On 15 February 1810 Alessandro and Enrichetta were married in a Catholic ceremony in Paris. Following the episode of her husband’s conversion in the church of Saint-Roch, Enrichetta renounced Calvinism sometime between April and May of that year. On 2 June the family left Paris for Milan. They came to stay more frequently at the villa in Brusuglio (Brusù in the Milanese dialect), which they had inherited from Carlo Imbonati, Manzoni finding it to be a place of refreshment and inspiration. It was here that their daughter Luigia Maria Vittorina was born prematurely on 5 September 1811, and died the same day.
In 1812 the family moved to Palazzo Beccaria, where Manzoni began work on the cycle of Inni Sacri and where, on 21 July 1813, their son Pietro Luigi (‘Pierluigi’ or ‘Pietro’) was born. Also in 1813 Manzoni bought the house in Via del Morone, with money which his wife had inherited.
Historical events in the following years inflamed Manzoni’s patriotic spirit: in 1814, after the Kingdom of Italy fell, he wrote the patriotic poem Aprile 1814, and in April 1815, following Murat’s attempted insurrection, he composed Il proclama di Rimini.
On 23 July his daughter Cristina was born; meanwhile ,the first four Inni Sacri were published.
His daughter Sofia was born on 13 November 1817, and his fifth child Enrico on 7 June 1819. In July his Osservazioni sulla morale cattolica were published in Milan. In September Manzoni set off for Paris with the family, where they settled in the noisy Rue de Seine.
In January 1820 Manzoni published The Count of Carmagnola. From Paris he acknowledged the critical response to his tragedy and worked on his Lettre à M. Chauvet. In July he returned to Milan, and despite frequent attacks of nerves, which both his wife and mother described in their letters, in October began work on a first draft of Adelchi.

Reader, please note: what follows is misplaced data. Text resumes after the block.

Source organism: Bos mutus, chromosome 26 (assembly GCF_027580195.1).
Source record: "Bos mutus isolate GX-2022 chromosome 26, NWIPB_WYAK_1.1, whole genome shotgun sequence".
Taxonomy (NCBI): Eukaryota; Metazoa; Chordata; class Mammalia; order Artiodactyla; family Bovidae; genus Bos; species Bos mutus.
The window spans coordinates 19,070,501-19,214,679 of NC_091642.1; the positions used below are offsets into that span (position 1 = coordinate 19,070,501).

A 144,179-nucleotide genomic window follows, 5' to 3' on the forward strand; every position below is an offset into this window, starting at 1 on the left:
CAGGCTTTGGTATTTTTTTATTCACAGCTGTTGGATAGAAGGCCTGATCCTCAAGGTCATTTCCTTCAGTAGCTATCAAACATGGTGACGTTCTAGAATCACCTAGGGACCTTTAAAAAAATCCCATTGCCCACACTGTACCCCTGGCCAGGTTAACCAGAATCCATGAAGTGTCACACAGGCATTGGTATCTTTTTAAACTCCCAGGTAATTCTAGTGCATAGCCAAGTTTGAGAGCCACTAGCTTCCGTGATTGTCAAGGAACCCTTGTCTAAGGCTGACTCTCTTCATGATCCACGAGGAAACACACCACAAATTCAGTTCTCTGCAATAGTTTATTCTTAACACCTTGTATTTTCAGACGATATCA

In March 1821, following the Piedmontese uprising, Manzoni composed Marzo 1821. On 24 March he started writing a novel, known at this stage by the title Fermo e Lucia. Between 18 and 20 July he composed Il Cinque Maggio in one sitting; less than a month later, on 12 August, his daughter Clara was born.
After the birth of his daughter Vittoria on 17 September 1822, Manzoni published the tragedy Adelchi in Milan, along with the historical treatise entitled Discorso sopra alcuni punti della storia longobardica in Italia and the hymn La Pentecoste.
The early months of 1823 saw the publication in Paris of the two tragedies prefaced and translated by Fauriel, and the Lettre à M.C[hauvet] sur l’unité de temps et de lieu dans la tragédie, with a review by Goethe. On 1 August his daughter Clara died. On 17 September he completed the first draft of Fermo e Lucia and began the tortured process of revising it (the so-called‘seconda minuta’), which was printed in 1825-26 and published in 1827. A few days later, on 22 September, he composed a letter On Romanticism which he addressed to the Marquis Cesare d’Azeglio. Il Cinque Maggio, meanwhile, was published ‘officially’ for the first time, in Turin.
On 18 March his son Filippo was born. Niccolò Tommaseo introduced Manzoni to Antonio Rosmini.
In 1827 his Opere poetiche were published in Jena, with a preface by Goethe, and on 15 June the three volumes of The Betrothed went on sale. A month later Manzoni and his family left Milan for Florence. Here he began a linguistic revision of his novel, and met with the Grand Duke Leopold II, Vieusseux, Capponi, Giordani and Leopardi. In October he returned to Milan.
The 1830s began with a happy event, the birth of Manzoni’s daughter Matilde on 13 July 1830, but were overshadowed by the deaths of Enrichetta, who passed away on 25 December 1833, and their firstborn Giulietta, who died on 20 September 1834. In memory of his wife, he started writing an unplanned sacred hymn, Natale 1833, on 14 March 1835, which remained unfinished.
Possibly feeling ‘the curse of lonesome woe’ (as Cesare Cantù called it), Manzoni remarried on 2 January 1837. His new wife was Teresa Borri, left a widow by Count Stampa. In the meantime, the success of his novel brought famous visitors to his door, such as Balzac, whose visit in 1837 resulted in mutual incomprehension, and the British statesman, W.E.Gladstone, the following year.